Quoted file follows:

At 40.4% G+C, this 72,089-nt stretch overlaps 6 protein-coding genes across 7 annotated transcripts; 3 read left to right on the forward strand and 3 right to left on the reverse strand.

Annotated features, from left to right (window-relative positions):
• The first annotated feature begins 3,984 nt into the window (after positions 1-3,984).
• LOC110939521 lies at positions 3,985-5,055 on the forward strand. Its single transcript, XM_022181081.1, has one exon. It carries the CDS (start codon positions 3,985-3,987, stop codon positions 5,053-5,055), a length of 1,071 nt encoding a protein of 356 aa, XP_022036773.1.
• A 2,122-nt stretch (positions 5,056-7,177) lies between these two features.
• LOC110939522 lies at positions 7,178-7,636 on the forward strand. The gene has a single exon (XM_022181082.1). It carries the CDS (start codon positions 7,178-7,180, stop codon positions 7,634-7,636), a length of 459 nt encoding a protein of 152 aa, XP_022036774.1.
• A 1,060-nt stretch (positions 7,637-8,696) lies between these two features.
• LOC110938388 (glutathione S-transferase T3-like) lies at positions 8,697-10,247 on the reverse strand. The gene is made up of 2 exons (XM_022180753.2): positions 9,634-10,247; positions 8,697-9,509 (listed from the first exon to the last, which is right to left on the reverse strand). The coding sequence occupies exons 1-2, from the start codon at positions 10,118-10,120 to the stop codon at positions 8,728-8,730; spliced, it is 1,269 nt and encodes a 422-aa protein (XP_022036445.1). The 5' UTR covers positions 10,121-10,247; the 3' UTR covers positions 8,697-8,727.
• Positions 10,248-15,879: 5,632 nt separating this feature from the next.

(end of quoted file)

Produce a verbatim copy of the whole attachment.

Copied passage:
At 40.4% G+C, this 72,089-nt stretch overlaps 6 protein-coding genes across 7 annotated transcripts; 3 read left to right on the forward strand and 3 right to left on the reverse strand.

Annotated features, from left to right (window-relative positions):
• The first annotated feature begins 3,984 nt into the window (after positions 1-3,984).
• LOC110939521 lies at positions 3,985-5,055 on the forward strand. Its single transcript, XM_022181081.1, has one exon. It carries the CDS (start codon positions 3,985-3,987, stop codon positions 5,053-5,055), a length of 1,071 nt encoding a protein of 356 aa, XP_022036773.1.
• A 2,122-nt stretch (positions 5,056-7,177) lies between these two features.
• LOC110939522 lies at positions 7,178-7,636 on the forward strand. The gene has a single exon (XM_022181082.1). It carries the CDS (start codon positions 7,178-7,180, stop codon positions 7,634-7,636), a length of 459 nt encoding a protein of 152 aa, XP_022036774.1.
• A 1,060-nt stretch (positions 7,637-8,696) lies between these two features.
• LOC110938388 (glutathione S-transferase T3-like) lies at positions 8,697-10,247 on the reverse strand. The gene is made up of 2 exons (XM_022180753.2): positions 9,634-10,247; positions 8,697-9,509 (listed from the first exon to the last, which is right to left on the reverse strand). The coding sequence occupies exons 1-2, from the start codon at positions 10,118-10,120 to the stop codon at positions 8,728-8,730; spliced, it is 1,269 nt and encodes a 422-aa protein (XP_022036445.1). The 5' UTR covers positions 10,121-10,247; the 3' UTR covers positions 8,697-8,727.
• Positions 10,248-15,879: 5,632 nt separating this feature from the next.